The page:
Quantum “Noise” Control Studied at Johns Hopkins APL; May Provide Strides Toward Quantum Simulations

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Turning Down the Noise with Quantum Control

Key points…

+  With a computing process driven by quantum mechanics, quantum computers are touted as the potential solution to making not just a better way to make fertilizers but also better solar cells, innovative medical drugs and materials for extreme environments.

+  But to date, the quantum computers designed are too small to outperform even desktop computers, and they’re incredibly sensitive to electrical, magnetic, thermal and quantum “noise,” rendering them at best error-prone and at worst useless.

“If we could figure out how to address the ‘blind spots’ of DFT through more accurate simulations on quantum computers, we could likely invent a better process sooner,” Le said. “It would be a game-changer for many fields.”

+  “While the quantum world is quite different from its classical counterpart, a lot of the techniques that have been developed over the years can be translated from the classical to the quantum domain,” said Greg Quiroz, also a theoretical physicist at APL. “A large number of quantum control protocols have been either direct translations of or inspired by classical control protocols.”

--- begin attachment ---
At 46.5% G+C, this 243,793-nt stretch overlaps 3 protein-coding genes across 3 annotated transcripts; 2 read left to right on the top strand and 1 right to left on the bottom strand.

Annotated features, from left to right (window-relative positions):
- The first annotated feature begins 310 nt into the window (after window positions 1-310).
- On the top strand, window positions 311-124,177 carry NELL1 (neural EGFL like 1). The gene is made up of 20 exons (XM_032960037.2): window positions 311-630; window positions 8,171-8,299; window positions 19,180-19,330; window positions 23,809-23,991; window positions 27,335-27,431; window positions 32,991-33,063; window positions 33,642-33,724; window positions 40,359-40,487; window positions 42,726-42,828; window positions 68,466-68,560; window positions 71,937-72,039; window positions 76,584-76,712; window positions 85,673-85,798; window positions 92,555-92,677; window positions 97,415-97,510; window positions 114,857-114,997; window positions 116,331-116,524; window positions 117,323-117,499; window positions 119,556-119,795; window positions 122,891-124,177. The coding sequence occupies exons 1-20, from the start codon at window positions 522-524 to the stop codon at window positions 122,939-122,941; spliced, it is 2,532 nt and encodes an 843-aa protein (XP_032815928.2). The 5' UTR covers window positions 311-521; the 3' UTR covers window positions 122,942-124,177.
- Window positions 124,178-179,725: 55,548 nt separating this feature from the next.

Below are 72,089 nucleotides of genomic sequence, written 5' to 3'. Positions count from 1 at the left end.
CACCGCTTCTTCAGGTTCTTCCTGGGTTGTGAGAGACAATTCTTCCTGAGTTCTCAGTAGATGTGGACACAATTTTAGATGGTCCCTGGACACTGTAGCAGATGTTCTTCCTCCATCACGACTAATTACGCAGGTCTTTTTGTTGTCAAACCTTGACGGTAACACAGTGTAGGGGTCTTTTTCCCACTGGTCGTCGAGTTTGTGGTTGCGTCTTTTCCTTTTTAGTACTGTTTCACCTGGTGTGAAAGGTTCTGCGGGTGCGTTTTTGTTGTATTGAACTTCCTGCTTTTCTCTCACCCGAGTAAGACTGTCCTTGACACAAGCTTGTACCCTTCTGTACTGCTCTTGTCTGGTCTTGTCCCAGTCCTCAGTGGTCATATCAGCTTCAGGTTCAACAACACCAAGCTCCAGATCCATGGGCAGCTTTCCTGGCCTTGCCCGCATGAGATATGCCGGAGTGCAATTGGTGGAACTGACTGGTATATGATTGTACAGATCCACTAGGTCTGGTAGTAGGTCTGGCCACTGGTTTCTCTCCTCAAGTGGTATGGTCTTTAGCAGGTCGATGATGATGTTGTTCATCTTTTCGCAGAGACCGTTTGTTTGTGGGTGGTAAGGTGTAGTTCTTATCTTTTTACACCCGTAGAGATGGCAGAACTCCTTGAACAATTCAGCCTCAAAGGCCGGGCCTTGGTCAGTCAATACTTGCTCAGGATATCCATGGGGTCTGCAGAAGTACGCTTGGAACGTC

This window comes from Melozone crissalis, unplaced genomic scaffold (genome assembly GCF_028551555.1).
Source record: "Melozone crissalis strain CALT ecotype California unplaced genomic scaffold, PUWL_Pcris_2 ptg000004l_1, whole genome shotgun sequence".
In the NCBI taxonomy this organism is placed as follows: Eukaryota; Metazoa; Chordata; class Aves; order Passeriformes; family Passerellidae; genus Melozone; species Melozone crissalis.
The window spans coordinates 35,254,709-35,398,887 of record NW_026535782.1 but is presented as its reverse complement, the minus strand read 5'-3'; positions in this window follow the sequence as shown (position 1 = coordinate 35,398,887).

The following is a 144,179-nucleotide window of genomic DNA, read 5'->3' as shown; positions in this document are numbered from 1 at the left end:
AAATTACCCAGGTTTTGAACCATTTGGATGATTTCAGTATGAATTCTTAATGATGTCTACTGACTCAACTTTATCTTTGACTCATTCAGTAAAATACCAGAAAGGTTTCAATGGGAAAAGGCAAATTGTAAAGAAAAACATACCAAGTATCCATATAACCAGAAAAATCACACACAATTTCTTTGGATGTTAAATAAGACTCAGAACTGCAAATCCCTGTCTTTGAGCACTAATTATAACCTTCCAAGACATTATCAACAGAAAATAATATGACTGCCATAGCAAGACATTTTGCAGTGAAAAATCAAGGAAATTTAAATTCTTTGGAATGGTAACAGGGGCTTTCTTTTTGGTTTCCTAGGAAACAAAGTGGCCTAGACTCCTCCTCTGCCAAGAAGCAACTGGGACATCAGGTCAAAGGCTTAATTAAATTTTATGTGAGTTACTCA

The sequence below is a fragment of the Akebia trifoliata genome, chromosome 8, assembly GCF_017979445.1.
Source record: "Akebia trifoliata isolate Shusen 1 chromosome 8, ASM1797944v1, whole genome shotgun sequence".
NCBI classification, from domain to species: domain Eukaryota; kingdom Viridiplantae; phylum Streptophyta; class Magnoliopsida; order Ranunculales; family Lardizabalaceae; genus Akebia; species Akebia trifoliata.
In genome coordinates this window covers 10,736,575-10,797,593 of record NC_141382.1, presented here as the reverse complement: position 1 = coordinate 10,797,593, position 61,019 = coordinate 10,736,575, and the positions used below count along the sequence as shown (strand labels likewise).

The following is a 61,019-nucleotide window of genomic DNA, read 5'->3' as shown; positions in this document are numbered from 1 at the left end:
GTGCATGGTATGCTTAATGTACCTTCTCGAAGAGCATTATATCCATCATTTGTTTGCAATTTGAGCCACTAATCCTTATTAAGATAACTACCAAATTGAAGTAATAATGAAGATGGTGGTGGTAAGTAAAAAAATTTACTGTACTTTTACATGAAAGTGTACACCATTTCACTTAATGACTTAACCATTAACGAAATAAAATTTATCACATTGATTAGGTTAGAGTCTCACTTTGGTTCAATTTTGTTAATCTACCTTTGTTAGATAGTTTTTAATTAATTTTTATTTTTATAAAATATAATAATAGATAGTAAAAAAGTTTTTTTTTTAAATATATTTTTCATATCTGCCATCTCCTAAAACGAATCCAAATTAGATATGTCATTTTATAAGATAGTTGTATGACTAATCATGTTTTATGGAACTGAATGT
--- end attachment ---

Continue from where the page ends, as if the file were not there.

+  The APL team is developing the schemes needed to add these controls to quantum computers, particularly developing protocols that can characterize the environmental variables causing noise, and adding protocols that will let programmers develop noise-resilient algorithms without needing to know all the ins and outs of what’s causing that noise. It’s a bit like putting up the scaffolding to help construct the final “quantum” building.

+  The work is still in the research phase, Clader noted. But using a combination of experimental work with small numbers of qubits — the fundamental “bit” of information in quantum computing — as well as some theory and modeling work, the team is taking steps toward developing the tools that can later be applied to large quantum processors as they become available.

Source:  Johns Hopkins Applied Physics Laboratory.  Jeremy Rehm,  Turning Down the Noise with Quantum Control…

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